Roland Garros R16: 31.05
31.05.2009. I made a mental note of it last year, because the last day of May had brought with it such May-hem, with Rafael Nadal crashing out of the tournament to Robin (who?!) Soderling.
So it was with some trepidation that I approached the 31st May 2010, hoping for a less eventful day this year.
But different year, same day, another four-time champion sent packing. Only this time, less shocking. Stosur came into the French Open with a shiny clay court title, her career-high ranking, and the arguable designation of the best player on clay this year. And while Henin’s records on clay speak for themselves, that was Henin 1.0. Henin 2.0 is a slightly modified prototype – more aggressive, hits with more pace (or at least purports to) and seemingly less inclined to the backhand slice.
“Justine Henin has turned into a brainless ball-basher.”
So I’ve heard, time and time again over the course of this year.
Get a grip Tennis World. I would’ve thought anyone so prepared to finish off a point at the net with volleys “full of jealousy and discrimination” automatically surrenders the right to be branded a “brainless ball-basher”.
Justine came back on tour with the idea that she was going to be more aggressive – she has to be, not just for the sake of winning Wimbledon, but for the long-term sustainability of her game against the field. But of course, with a more aggressive game style, her clay-court game is always going to be more volatile, and being more timing-reliant than ever before, it’ll take her longer than Kim Clijsters to adjust and become consistent. Rest assured though – she will, if that old saying “where there’s a will, there’s a way” still rings true.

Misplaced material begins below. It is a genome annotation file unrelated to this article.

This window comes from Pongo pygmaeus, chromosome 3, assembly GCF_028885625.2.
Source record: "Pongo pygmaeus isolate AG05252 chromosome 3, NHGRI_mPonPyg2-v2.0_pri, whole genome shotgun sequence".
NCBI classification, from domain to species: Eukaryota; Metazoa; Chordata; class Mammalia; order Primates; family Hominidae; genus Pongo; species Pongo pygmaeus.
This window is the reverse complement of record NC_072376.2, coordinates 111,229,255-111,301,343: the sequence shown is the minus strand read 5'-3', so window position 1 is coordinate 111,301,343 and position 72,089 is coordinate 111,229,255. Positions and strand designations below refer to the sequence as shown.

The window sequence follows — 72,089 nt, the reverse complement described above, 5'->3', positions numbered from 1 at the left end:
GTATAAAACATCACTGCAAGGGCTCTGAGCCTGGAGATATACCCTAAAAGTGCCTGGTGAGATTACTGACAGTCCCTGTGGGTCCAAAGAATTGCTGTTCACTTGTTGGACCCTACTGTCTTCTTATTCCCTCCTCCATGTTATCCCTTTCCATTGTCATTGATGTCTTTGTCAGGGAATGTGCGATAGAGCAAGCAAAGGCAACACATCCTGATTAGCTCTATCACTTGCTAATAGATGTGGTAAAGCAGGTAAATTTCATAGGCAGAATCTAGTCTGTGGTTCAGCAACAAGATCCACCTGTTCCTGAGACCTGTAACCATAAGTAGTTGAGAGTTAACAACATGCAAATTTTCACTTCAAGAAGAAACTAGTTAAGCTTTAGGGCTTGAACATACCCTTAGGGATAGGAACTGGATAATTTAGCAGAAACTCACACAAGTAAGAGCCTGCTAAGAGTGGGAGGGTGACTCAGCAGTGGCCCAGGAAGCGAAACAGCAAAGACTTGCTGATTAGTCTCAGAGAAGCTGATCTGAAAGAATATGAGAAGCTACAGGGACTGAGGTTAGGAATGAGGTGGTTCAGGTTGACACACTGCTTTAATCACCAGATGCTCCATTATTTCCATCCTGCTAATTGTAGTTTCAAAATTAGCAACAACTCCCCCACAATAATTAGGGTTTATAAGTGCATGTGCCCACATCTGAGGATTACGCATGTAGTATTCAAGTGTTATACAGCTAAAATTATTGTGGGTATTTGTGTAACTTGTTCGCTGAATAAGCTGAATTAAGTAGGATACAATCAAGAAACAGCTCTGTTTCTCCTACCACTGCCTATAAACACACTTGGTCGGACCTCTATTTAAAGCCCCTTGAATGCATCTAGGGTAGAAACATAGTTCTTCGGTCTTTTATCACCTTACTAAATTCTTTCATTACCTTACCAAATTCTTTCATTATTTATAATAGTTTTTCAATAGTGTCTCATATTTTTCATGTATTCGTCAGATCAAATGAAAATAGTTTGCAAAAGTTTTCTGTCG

You just don’t doubt the will of Justine Henin.
As for Sam Stosur, it’s hard not to appreciate her Verdasco-like forehand. Or her sheer old-school attitude on-court – she doesn’t look to the coach, doesn’t grunt. She constructs her points with purpose, she smashes overheads with authority rather than fear (something about the women’s game that thoroughly annoys me). Relics of her doubles experience no doubt.
At the end of the day, I think this little tidbit for Bodo says it all about her.
Shortly after the match, the PA announcer for the press room told us what time Henin would arrive. And not long after that he came on to say that Stosur would do her press interview about three hours later – after her doubles match. It’s not like beating Justine Henin at Roland Garros is sufficient reason to bask in glory and neglect your due diligence to the game of doubles, as well as a partner who’s depending on you, right?
But that’s the old Aussie way, and Stosur is doing a fair job, on various levels, representing it these days.
No spotlight, no grunts, no bitch fights, no dramas. Just pure dedication to the sport of tennis. Countrywoman or not, it’s hard not to appreciate Sam’s quiet, introverted way of forcing herself onto the big stage.
Good luck next round,